If the Venice baseball team got caught up in its own success, who could blame them?

The Indians have won six state championships — five in the past eight years — and have continuously had their athletes sign with top colleges across the nation.

But for anyone at the team’s annual banquet on Thursday night at the Venice Yacht Club, it was clear that the success hasn’t gone to their heads.

In fact, Venice’s run at back-to-back state championships may have brought out what made the Indians special in the first place — true teamwork.

As cheesy as the idea of teamwork can be — “Teamwork makes the dream work” — it really is the engine that drives Venice baseball.

Venice coach Craig Faulkner presented the awards at Thursday’s banquet, and they couldn’t have been more fitting to the team’s theme. Each player received an award for “Most Valuable Teammate” to illustrate what got Venice to this spot in the first place.

Though the Indians are loaded with top-tier talent year-in and year-out, what really makes Venice thrive is the buy-in from every single player on the roster.

There may be no better examples of this than brothers Bradley and Connor Miller. The Miller twins watched their older brother Ryan ascend through the ranks of Venice baseball and learned what it takes to be an Indian as he won a state title and went to play college baseball.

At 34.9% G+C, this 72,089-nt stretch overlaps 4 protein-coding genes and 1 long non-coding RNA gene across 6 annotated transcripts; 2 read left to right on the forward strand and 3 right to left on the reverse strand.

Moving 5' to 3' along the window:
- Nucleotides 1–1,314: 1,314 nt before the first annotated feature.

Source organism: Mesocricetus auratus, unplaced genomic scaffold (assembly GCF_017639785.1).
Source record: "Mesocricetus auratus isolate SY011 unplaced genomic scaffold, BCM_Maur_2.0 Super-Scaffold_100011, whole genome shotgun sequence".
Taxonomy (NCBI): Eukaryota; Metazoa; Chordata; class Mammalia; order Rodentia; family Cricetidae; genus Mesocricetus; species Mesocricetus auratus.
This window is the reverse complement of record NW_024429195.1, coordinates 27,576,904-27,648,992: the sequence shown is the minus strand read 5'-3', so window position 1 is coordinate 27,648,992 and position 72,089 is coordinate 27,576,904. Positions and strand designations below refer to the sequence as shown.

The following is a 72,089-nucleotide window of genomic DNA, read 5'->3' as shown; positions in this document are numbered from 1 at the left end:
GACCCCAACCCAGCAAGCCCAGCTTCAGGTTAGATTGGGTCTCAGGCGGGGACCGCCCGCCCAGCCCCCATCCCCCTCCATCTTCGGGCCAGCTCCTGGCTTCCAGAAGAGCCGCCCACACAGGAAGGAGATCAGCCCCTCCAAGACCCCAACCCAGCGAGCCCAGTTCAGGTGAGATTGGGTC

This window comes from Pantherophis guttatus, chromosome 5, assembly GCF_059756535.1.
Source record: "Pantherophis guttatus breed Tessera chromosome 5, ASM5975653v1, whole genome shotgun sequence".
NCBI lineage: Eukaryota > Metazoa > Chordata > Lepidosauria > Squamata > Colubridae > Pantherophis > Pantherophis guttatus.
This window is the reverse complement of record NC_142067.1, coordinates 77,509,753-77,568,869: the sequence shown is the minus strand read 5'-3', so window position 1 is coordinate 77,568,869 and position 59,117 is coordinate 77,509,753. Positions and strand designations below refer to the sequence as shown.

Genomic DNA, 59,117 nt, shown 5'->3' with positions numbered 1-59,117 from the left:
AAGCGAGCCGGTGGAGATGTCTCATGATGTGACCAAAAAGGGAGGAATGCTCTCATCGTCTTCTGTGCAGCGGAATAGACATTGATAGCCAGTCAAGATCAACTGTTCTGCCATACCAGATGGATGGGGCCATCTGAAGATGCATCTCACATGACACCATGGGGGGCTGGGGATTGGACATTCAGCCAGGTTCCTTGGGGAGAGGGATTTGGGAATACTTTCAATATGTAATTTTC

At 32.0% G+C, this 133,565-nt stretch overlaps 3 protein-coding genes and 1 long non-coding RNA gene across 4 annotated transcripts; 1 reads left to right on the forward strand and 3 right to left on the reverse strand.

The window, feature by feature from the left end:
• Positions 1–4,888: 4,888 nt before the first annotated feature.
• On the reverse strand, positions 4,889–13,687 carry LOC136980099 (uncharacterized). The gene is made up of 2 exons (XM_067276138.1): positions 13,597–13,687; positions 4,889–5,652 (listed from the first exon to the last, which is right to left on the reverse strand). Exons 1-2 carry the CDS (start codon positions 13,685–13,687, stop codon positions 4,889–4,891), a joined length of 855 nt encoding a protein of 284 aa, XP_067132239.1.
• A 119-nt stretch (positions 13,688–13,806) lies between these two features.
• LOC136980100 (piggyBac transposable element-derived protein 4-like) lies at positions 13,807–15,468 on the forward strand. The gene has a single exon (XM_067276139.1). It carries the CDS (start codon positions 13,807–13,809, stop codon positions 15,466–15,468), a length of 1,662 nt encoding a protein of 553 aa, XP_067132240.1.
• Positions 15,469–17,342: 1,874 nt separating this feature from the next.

However, the Millers probably didn’t get as much playing time as they would’ve liked this season — Bradley had 40 plate appearance and Connor had 25. Despite this, they never forgot how to be good teammates. From catching bullpens, to serving as a defensive replacement, or even waiting at the ready to drop down a sacrifice bunt, Bradley and Connor did it all with a smile on their faces.

All of this is a big reason why they were each awarded a scholarship from the Venice baseball booster club at Thursday’s banquet.

But it wasn’t just the Millers who were good teammates this year.

Bench players Ryan Marti, Jack Curcio, Hunter Szewczyk, David Morgan, Dillon Pisano and Sam Ottman all saw minimal playing time this year, but each contributed in a meaningful way.

At other high schools, it would’ve been understandable for players of their caliber to sulk or complain. In some cases, some would have even considered transferring schools.

Of course none of the Indians success would have been possible without their star players and regular starters.

Teams need quality talent to win games.

On the other hand, it’s also very likely that Venice’s “forgotten” players playing their part was the difference in a state championship or coming home empty-handed.

Connor Miller drew a walk and scored an essential run in the state semifinals game. Bradley Miller played a little defense, and kept the pitchers warmed up. Curcio drove in the winning run of the state semifinals game as a pinch hitter in extra innings. Morgan was warming up in the bullpen in the state championship in case he was needed. And finally, Szewczyk scored the winning run of the state championship game.

Not everyone can be the star, but on the Venice baseball team, you don’t need to be a star to feel valued.


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